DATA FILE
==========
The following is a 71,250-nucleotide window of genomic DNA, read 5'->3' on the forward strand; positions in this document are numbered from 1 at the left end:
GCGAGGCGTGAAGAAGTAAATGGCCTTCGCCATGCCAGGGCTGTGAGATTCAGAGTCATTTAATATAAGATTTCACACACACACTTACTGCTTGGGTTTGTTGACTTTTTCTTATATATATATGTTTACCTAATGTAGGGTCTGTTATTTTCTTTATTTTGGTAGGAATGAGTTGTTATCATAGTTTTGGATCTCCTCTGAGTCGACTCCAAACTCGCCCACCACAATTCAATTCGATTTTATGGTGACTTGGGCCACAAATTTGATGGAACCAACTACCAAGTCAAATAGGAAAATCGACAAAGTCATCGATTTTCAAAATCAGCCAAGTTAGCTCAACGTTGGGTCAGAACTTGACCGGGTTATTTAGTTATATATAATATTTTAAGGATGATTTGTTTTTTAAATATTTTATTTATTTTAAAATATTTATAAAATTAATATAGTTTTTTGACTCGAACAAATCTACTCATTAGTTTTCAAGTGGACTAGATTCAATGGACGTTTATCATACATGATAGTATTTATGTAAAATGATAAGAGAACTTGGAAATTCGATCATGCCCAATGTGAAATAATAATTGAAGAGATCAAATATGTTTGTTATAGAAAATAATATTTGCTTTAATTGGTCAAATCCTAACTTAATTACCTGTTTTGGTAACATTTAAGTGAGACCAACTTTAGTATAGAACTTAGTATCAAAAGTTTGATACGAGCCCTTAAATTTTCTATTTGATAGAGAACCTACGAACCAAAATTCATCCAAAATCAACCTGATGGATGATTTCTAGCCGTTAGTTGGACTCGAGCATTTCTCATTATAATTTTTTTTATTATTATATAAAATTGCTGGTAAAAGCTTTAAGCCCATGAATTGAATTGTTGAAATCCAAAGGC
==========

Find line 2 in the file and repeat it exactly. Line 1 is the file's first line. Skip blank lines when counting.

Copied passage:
GCGAGGCGTGAAGAAGTAAATGGCCTTCGCCATGCCAGGGCTGTGAGATTCAGAGTCATTTAATATAAGATTTCACACACACACTTACTGCTTGGGTTTGTTGACTTTTTCTTATATATATATGTTTACCTAATGTAGGGTCTGTTATTTTCTTTATTTTGGTAGGAATGAGTTGTTATCATAGTTTTGGATCTCCTCTGAGTCGACTCCAAACTCGCCCACCACAATTCAATTCGATTTTATGGTGACTTGGGCCACAAATTTGATGGAACCAACTACCAAGTCAAATAGGAAAATCGACAAAGTCATCGATTTTCAAAATCAGCCAAGTTAGCTCAACGTTGGGTCAGAACTTGACCGGGTTATTTAGTTATATATAATATTTTAAGGATGATTTGTTTTTTAAATATTTTATTTATTTTAAAATATTTATAAAATTAATATAGTTTTTTGACTCGAACAAATCTACTCATTAGTTTTCAAGTGGACTAGATTCAATGGACGTTTATCATACATGATAGTATTTATGTAAAATGATAAGAGAACTTGGAAATTCGATCATGCCCAATGTGAAATAATAATTGAAGAGATCAAATATGTTTGTTATAGAAAATAATATTTGCTTTAATTGGTCAAATCCTAACTTAATTACCTGTTTTGGTAACATTTAAGTGAGACCAACTTTAGTATAGAACTTAGTATCAAAAGTTTGATACGAGCCCTTAAATTTTCTATTTGATAGAGAACCTACGAACCAAAATTCATCCAAAATCAACCTGATGGATGATTTCTAGCCGTTAGTTGGACTCGAGCATTTCTCATTATAATTTTTTTTATTATTATATAAAATTGCTGGTAAAAGCTTTAAGCCCATGAATTGAATTGTTGAAATCCAAAGGC